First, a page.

Even after all these years, little has softened the magic of ICO’s castle world. Chances are you didn’t play it back in 2002 when the game was met with critical applause and absolutely no response at Western registers. Now, re-released in HD (and stereoscopic 3D), and bundled with the equally sublime Shadow of the Colossus, you really have no excuse. ICO is a supreme adventure platformer that still shines with personality and inventiveness.
It was also a game that took true steps forward for game design – and in doing so, cemented itself for years to come in the face of imitators.
The story is porcelain-fragile; you’re a boy from a mysterious clan, deposited in a sprawling castle and left to die “for the good of the village”. That’s about as much background as you’re given – and the game kicks into full swing immediately, leaving you to work out the running, jumping, grabbing, swinging and hand-holding necessary to get yourself back out.
The boy isn’t alone though. Within the first few minutes, you stumble on princess Yorda, imprisoned high above you in a cage. From this moment onwards, she becomes your responsibility – and this bond, literally formed through your character leading her by hand throughout the castle complex – underpins the action and the risk in ICO. You see, her freedom as well as yours, becomes the focus of the game.
Thwarting your progress are the smoke-like shadow monsters that emerge from black portals. These beings are tied to a greater story that we won’t spoil for you – but provide a constant but well-balanced challenge between bouts of climbing and switch throwing.
The move to high definition has really served to point out the simplistic beauty of the original game. While level geometry isn’t all that impressive, the texture work and lighting effects, as well as the naturalistic animations still shine. But the real beauty of ICO rests with the little details; the way you drag Yorda by the hand, and she struggles to pull herself up over obstacles or across gaps. I still marvel at the way she reacts to loud sounds next to her, startled by the boy smacking a crate with his wooden ‘sword’.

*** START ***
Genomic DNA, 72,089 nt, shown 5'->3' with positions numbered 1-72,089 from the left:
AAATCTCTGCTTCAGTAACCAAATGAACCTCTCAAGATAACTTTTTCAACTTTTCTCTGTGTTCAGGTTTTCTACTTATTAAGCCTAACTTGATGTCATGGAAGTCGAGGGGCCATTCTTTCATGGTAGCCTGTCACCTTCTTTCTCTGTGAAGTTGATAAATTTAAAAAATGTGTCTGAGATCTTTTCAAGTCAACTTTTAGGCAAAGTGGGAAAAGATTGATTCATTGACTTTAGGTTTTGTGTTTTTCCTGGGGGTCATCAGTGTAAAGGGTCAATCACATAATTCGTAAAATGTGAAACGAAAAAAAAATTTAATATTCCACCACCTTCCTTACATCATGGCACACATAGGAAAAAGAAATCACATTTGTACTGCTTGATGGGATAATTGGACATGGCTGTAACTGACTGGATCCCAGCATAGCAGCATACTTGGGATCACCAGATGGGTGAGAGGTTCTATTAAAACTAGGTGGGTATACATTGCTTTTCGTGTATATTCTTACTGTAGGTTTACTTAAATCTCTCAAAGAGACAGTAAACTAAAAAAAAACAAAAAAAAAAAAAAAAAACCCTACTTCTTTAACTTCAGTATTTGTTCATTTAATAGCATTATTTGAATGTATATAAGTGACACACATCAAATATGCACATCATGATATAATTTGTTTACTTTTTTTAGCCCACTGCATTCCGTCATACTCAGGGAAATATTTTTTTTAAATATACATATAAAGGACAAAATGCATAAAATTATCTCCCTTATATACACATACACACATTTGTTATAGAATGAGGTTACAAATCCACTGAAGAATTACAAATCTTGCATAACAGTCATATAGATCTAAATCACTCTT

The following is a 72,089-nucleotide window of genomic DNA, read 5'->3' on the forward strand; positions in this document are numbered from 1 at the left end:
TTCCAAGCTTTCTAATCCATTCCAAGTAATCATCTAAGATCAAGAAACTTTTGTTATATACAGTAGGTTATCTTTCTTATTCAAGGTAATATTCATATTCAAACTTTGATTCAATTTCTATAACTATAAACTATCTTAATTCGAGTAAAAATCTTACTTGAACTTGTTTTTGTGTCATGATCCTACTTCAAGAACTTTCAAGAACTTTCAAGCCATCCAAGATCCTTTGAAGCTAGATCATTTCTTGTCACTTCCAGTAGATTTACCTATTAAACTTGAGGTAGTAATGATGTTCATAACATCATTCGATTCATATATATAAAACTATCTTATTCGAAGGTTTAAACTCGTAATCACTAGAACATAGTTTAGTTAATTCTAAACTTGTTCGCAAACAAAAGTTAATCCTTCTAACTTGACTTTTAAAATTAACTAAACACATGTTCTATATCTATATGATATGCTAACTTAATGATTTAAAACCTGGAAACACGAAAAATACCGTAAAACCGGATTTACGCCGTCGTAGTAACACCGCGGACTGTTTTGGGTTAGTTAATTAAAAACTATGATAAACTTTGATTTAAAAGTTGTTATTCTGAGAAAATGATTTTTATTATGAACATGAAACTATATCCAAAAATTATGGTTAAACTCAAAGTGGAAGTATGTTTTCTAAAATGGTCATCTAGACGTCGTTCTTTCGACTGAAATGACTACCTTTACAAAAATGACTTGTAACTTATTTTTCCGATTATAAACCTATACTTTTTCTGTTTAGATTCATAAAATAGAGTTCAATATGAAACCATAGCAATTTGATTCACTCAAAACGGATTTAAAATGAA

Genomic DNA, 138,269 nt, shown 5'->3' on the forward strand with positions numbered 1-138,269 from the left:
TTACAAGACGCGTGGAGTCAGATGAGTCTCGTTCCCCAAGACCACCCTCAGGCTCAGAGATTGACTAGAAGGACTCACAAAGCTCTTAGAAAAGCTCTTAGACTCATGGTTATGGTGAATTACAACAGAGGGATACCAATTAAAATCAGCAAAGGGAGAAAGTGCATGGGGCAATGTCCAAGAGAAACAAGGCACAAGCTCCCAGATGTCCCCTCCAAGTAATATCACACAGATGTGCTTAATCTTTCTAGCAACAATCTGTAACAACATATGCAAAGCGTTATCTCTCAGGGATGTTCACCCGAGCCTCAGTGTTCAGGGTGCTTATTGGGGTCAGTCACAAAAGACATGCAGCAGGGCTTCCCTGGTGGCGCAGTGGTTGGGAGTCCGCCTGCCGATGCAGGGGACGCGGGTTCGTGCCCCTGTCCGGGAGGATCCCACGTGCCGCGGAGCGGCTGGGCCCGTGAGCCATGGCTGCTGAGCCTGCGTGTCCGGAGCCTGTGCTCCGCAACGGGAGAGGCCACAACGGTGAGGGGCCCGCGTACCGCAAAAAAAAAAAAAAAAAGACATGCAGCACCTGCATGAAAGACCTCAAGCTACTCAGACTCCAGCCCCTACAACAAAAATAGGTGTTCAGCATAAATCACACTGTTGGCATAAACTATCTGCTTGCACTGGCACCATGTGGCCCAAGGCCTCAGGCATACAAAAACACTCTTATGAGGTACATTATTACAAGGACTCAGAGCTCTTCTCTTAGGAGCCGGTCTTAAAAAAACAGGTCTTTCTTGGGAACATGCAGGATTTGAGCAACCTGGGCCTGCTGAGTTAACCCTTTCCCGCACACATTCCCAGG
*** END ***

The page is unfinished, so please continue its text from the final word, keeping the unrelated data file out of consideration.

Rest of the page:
The level design remains deeply inventive, if a little simplistic by today’s standards. The castle structure is entirely interconnected, but each room or space contains its own puzzles and challenges – and these are often tied to areas nearby, too. Dragging crates, detonating bombs and lighting torches all affect areas you’ve visited at times, making a little bit of forward thinking and backtracking necessary.
It might not sound that incredible, but there’s an element of climbing and traversal that, for its time, was just about unmatched – and has since only been bettered by games like Assassin’s Creed – and with the automatic camera and some very clever level design and vertical puzzles, it make for some arresting moments.
Likewise, the soundscape is equally sophisticated. The soundtrack itself is minimal, apart from the title choral theme. You play in meditative silence, broken only by the clomp of horse hooves, the faint chirping of birds, flapping of wings and, critically, the haunting rush of wind through the ancient stone corridors. You really do feel alone in an ancient place you shouldn’t be.
That evocative effect is where ICO ultimately succeeds beyond just about every adventure game that has come before it and arguably since. This is a very engrossing, sometimes disturbing work of fiction. You develop an uncanny bond with Yorda in your need to protect her. The game drip-feeds the story just right, leading the player through a gorgeous landscape and eventually to a powerful ending. It’s short, remains as sweet as ever and has never looked better – so why hold back?
Posted 04:35am 18/10/11
Recently bought a PS3 for the soul purpose ( ha harrr ) of Dark Souls after playing through Demon's Souls twice on a few characters. Will definitely be after this one after a fleeting glimpse of it back when it first came out. Glad to hear it holds up to the test of time.
Posted 04:37am 18/10/11